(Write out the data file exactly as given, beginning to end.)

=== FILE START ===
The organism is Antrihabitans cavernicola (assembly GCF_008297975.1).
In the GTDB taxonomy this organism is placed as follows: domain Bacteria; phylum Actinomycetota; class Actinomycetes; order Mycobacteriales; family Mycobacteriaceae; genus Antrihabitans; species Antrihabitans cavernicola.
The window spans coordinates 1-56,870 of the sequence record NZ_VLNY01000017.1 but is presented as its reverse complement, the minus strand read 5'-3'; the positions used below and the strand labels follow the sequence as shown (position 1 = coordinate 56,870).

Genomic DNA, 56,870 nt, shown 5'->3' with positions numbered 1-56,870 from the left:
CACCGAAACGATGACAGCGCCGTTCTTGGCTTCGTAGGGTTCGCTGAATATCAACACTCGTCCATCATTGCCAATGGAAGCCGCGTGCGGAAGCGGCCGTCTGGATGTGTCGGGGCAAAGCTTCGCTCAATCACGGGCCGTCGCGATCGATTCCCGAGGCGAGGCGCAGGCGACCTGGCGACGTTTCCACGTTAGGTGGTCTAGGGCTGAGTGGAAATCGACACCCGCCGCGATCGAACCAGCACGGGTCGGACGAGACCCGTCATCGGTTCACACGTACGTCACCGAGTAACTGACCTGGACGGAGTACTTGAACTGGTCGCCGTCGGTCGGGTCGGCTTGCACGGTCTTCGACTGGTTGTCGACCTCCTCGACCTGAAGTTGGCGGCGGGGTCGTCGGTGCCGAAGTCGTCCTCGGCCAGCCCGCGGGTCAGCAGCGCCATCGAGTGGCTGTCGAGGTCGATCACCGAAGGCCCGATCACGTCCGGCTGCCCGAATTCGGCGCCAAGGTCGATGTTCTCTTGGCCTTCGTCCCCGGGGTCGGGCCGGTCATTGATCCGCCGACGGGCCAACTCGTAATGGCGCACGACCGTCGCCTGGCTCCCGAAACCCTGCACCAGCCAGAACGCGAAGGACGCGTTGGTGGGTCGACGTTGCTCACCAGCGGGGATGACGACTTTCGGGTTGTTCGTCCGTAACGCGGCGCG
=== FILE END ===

The organism is Antrihabitans cavernicola (assembly GCF_008297975.1).
In the GTDB taxonomy this organism is placed as follows: domain Bacteria; phylum Actinomycetota; class Actinomycetes; order Mycobacteriales; family Mycobacteriaceae; genus Antrihabitans; species Antrihabitans cavernicola.
The window spans coordinates 1-56,870 of the sequence record NZ_VLNY01000017.1 but is presented as its reverse complement, the minus strand read 5'-3'; the positions used below and the strand labels follow the sequence as shown (position 1 = coordinate 56,870).

Genomic DNA, 56,870 nt, shown 5'->3' with positions numbered 1-56,870 from the left:
CACCGAAACGATGACAGCGCCGTTCTTGGCTTCGTAGGGTTCGCTGAATATCAACACTCGTCCATCATTGCCAATGGAAGCCGCGTGCGGAAGCGGCCGTCTGGATGTGTCGGGGCAAAGCTTCGCTCAATCACGGGCCGTCGCGATCGATTCCCGAGGCGAGGCGCAGGCGACCTGGCGACGTTTCCACGTTAGGTGGTCTAGGGCTGAGTGGAAATCGACACCCGCCGCGATCGAACCAGCACGGGTCGGACGAGACCCGTCATCGGTTCACACGTACGTCACCGAGTAACTGACCTGGACGGAGTACTTGAACTGGTCGCCGTCGGTCGGGTCGGCTTGCACGGTCTTCGACTGGTTGTCGACCTCCTCGACCTGAAGTTGGCGGCGGGGTCGTCGGTGCCGAAGTCGTCCTCGGCCAGCCCGCGGGTCAGCAGCGCCATCGAGTGGCTGTCGAGGTCGATCACCGAAGGCCCGATCACGTCCGGCTGCCCGAATTCGGCGCCAAGGTCGATGTTCTCTTGGCCTTCGTCCCCGGGGTCGGGCCGGTCATTGATCCGCCGACGGGCCAACTCGTAATGGCGCACGACCGTCGCCTGGCTCCCGAAACCCTGCACCAGCCAGAACGCGAAGGACGCGTTGGTGGGTCGACGTTGCTCACCAGCGGGGATGACGACTTTCGGGTTGTTCGTCCGTAACGCGGCGCG